There are many different types of micro-fiction - flash: a story under 1k; Twitter: a story in 140 characters or less; drabble: 100 words exactly, just to name a few. But they are all similar in that they try and tell a story in a space that most would consider challenging if not downright impossible.
Having written a few pieces of flash and over a dozen of Twit fic, I can safely say that it's not impossible. And there are lessons to be learned in writing with few words. Here are the two that impressed me the most.
1. Backstory/Worldbuilding Are Not as Important As You Think
This sounds counter-intuitive, I know. Every story needs some glimpse into the foundation of the characters, where they come from, what their world looks like, etc. But there is a lot to be said for not telling us that information and, instead, implying it by how you tell the story. Word-choice. Rhythm. Emotion. All of these elements can tell a backstory better than you think.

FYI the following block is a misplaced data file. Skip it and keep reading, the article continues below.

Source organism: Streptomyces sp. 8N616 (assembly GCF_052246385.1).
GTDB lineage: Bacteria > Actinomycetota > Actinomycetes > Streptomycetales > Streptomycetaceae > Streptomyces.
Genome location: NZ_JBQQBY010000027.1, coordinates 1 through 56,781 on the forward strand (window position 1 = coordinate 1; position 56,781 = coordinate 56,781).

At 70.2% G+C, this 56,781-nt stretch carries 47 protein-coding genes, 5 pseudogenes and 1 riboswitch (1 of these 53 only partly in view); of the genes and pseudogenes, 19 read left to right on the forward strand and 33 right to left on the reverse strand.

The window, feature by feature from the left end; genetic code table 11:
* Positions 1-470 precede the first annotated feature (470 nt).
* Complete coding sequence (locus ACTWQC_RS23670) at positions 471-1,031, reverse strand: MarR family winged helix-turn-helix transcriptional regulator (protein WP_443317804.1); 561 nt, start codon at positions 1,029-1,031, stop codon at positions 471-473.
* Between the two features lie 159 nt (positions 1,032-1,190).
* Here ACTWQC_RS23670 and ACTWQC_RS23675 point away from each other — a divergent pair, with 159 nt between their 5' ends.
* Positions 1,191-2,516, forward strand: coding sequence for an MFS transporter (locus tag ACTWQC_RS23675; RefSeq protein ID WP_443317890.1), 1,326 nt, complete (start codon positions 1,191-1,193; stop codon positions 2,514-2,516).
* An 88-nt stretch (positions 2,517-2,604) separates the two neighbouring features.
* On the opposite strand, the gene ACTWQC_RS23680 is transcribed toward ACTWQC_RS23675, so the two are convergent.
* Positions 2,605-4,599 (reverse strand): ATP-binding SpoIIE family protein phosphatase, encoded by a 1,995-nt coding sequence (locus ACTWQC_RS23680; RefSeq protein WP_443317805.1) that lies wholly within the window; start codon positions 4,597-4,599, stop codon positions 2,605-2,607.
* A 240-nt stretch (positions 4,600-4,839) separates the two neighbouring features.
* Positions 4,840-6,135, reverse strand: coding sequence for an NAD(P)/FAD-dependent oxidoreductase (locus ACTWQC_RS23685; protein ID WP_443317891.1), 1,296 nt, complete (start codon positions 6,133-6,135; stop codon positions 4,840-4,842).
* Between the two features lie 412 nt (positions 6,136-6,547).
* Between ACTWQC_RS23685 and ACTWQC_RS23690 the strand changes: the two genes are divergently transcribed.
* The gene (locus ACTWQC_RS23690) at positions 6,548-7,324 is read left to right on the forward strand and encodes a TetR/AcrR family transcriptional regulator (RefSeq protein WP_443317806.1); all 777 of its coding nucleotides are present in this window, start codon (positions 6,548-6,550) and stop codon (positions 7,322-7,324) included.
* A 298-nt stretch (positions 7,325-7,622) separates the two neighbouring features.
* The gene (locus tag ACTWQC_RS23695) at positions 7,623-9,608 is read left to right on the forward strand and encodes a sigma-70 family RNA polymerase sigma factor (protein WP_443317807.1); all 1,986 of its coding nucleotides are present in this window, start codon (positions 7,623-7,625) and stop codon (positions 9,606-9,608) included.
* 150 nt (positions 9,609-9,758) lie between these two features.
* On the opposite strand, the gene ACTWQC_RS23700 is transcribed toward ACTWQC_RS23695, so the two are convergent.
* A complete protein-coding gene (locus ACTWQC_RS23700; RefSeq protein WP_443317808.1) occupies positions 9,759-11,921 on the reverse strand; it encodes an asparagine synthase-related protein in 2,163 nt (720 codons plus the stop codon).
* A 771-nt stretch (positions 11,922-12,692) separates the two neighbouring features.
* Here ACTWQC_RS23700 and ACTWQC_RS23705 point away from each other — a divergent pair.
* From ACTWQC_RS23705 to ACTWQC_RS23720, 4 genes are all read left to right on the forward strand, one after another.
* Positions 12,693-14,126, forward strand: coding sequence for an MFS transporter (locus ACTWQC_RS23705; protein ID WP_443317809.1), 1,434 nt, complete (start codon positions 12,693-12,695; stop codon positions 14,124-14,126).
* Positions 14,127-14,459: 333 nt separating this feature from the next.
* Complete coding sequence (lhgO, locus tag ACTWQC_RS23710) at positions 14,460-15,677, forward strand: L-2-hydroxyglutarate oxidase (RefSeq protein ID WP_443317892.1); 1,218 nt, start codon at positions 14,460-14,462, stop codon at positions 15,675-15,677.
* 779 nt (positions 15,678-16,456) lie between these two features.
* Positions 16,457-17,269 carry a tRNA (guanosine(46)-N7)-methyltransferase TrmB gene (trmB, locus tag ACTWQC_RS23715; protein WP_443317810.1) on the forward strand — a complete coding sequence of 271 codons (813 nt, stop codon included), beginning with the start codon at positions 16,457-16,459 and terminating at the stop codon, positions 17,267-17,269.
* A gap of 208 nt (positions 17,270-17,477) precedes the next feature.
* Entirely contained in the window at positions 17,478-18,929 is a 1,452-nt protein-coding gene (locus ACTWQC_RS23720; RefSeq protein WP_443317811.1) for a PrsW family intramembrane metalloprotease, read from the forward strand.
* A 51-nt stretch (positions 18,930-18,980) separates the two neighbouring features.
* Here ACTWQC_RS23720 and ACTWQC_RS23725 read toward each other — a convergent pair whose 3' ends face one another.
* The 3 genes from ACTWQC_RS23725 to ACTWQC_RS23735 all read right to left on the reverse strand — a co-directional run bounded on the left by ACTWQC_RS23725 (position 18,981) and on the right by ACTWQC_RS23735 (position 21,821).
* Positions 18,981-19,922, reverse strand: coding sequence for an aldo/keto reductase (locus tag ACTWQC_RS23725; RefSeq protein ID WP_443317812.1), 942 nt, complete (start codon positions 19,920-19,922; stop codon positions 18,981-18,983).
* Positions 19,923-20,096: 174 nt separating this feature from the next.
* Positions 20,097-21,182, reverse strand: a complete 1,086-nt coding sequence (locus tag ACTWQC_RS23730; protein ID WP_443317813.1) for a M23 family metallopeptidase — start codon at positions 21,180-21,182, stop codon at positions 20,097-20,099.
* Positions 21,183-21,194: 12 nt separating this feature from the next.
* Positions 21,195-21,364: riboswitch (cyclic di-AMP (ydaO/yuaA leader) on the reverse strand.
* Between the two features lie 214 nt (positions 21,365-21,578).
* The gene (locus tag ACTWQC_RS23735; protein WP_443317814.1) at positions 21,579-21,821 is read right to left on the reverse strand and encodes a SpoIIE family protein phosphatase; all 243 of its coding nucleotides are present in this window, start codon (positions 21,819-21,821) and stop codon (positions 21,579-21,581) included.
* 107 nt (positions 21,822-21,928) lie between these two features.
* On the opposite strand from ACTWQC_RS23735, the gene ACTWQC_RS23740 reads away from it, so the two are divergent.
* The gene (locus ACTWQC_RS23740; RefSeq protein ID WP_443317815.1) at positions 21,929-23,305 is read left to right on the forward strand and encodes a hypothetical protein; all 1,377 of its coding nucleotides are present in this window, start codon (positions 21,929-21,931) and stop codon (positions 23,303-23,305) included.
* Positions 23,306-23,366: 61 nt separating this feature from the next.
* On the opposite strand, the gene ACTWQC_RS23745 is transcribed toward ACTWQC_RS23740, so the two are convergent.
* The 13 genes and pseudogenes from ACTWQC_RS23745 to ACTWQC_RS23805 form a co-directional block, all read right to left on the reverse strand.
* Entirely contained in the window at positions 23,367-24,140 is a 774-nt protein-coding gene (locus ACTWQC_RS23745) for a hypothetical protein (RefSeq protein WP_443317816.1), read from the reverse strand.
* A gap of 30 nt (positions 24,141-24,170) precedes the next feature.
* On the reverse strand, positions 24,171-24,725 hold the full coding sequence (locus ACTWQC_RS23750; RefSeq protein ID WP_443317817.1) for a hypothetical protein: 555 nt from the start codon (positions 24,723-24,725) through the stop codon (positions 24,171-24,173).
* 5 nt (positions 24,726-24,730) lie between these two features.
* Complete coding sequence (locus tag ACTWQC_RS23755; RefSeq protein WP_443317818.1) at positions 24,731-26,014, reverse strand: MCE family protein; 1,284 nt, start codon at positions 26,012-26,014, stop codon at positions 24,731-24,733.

2. No Story is Too Short To Edit
You might think that a story that is only 140 characters long couldn't get any shorter. Or couldn't use different words than the ones you wrote first. This is not the case. Any story can be edited, no matter how short and sweet you think it is to start off with. And most stories should be edited. Because we all get lazy or have a bad day and use the wrong word in place of a better one.
3. It is Possible to Say Something Important Without Being Long-winded
I say this, because too often we get bogged down in trying to SAY SOMETHING. We use too many words. We beat the reader over the head. We meander. We get stuck on our own ability to weave words in a magical way. But this is not necessary. Important things can be said in few words. And they will stick with the reader more than a convoluted passage might.
We can all learn to write more cleanly, even if we aren't all writing in microscopic forms.